Chances are good that this year will break previous records regarding the number of foreign tourists coming to Spain. So many of those reading this will have seen for themselves that in most places it's business as usual: most restaurants, bars and cafes are crowded, beaches are fully packed, plains are full and traffic on the road is slow. So where is the crisis you have heard so much about?
Those of you who haven’t had the opportunity to visit Spain still depend on what they read in the press and see on the news: huge unemployment, an enormous budget deficit and Catalonia (theoretically one of the rich parts of Spain) asking for a bailout from the central government, while preparing a protest march toward independency. Meanwhile, Catalan public debt is now downgraded to junk status.
This issue of Catalonia is very interesting and being resident in Barcelona since 1985, I can assure you that never since my arrival has a Catalan separation from Spain seemed as close as it is today. It will be interesting to see the demonstration next Tuesday afternoon, both to know how many people will attend and also to see the reactions in the following days.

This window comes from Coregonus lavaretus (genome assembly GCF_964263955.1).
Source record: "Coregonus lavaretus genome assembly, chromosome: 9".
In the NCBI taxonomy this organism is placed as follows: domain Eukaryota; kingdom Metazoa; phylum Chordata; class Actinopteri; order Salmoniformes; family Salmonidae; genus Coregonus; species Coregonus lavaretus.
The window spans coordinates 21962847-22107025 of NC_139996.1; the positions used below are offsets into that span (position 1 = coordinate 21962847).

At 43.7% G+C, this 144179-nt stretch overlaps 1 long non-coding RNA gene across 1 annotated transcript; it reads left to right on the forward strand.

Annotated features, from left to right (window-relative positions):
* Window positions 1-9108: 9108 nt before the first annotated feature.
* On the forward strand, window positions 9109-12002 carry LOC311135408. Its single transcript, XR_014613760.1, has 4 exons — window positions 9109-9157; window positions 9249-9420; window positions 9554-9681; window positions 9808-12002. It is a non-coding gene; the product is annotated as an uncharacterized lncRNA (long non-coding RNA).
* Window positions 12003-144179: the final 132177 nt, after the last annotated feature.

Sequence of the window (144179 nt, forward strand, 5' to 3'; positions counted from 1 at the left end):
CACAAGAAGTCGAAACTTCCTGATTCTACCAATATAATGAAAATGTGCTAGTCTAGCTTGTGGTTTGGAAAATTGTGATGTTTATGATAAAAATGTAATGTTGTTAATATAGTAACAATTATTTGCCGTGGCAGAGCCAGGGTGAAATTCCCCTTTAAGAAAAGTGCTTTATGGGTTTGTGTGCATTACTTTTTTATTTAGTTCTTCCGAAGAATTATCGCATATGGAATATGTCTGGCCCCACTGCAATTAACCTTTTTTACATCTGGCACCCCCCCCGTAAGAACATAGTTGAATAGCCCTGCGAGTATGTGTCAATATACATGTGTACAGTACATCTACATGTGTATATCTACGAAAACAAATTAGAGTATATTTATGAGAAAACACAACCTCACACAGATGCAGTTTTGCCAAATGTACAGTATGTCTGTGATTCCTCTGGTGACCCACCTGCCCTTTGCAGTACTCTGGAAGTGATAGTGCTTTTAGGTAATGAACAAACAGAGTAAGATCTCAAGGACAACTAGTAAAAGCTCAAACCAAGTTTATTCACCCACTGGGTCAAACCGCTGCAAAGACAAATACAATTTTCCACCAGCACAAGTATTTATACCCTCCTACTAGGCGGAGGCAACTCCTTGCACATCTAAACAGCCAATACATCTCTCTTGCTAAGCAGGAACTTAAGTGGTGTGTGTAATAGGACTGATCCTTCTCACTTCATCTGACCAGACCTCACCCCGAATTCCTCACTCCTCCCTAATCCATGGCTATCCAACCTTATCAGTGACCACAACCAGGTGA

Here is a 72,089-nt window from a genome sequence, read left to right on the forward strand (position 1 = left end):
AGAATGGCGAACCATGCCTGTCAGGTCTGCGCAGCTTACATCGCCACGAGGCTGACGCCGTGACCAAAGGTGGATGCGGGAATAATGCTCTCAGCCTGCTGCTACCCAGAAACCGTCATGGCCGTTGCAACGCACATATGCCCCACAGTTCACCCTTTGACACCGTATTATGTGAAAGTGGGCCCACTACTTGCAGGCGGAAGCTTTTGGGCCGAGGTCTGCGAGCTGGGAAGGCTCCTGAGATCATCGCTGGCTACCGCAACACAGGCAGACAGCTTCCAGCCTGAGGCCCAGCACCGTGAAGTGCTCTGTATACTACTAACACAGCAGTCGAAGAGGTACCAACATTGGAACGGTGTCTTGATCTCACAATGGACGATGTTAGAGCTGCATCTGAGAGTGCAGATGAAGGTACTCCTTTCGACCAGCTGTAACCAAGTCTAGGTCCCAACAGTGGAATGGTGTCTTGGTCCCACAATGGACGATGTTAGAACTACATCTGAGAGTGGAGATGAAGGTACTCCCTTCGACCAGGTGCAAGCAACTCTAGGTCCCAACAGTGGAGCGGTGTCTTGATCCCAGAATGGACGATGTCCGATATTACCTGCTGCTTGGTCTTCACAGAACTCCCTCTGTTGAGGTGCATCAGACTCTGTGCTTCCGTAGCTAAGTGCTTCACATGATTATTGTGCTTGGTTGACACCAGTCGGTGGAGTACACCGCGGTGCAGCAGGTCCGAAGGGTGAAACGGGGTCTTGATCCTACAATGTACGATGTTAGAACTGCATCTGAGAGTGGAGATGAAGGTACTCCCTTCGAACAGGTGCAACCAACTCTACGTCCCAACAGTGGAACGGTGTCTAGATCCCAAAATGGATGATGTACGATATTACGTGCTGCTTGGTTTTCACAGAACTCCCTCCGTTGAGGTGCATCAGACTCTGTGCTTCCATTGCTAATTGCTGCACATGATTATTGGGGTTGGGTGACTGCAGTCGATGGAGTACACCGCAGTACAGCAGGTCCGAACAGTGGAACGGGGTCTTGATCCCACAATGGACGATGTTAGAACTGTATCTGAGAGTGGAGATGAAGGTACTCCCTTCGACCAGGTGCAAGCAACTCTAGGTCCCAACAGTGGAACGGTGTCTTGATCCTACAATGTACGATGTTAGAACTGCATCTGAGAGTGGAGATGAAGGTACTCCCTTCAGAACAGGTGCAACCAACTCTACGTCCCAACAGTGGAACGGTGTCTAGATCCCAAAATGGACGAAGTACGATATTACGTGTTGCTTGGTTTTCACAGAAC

I am happy to give you my view on this, but for the time being let’s go back to private equity. The purpose of this article is to inform you that even though everything that you hear and read about Spain seems to be bad, life continues, even in Catalonia, and not only in tourism and leisure.
On 4 August, the Catalan venture capital fund Inveready announced that it had raised €15m for its third fund: Inveready Venture Finance. Inveready is an early-stage venture capital investor. In its two previous funds it has around 25 portfolio companies, mainly in the technology sector.
Meanwhile, Highgrowth Partners, a similar fund manager also based in Barcelona, announced that it is starting its third fund, as the first two are completely invested and partially already successfully divested.
These may not be huge investments, but it is encouraging to see them, which shows that not all investors have written off Spain and Catalonia. It is a pity that they get so little attention.
Maarten de Jongh is managing partner at Spanish advisory firm Norgestion.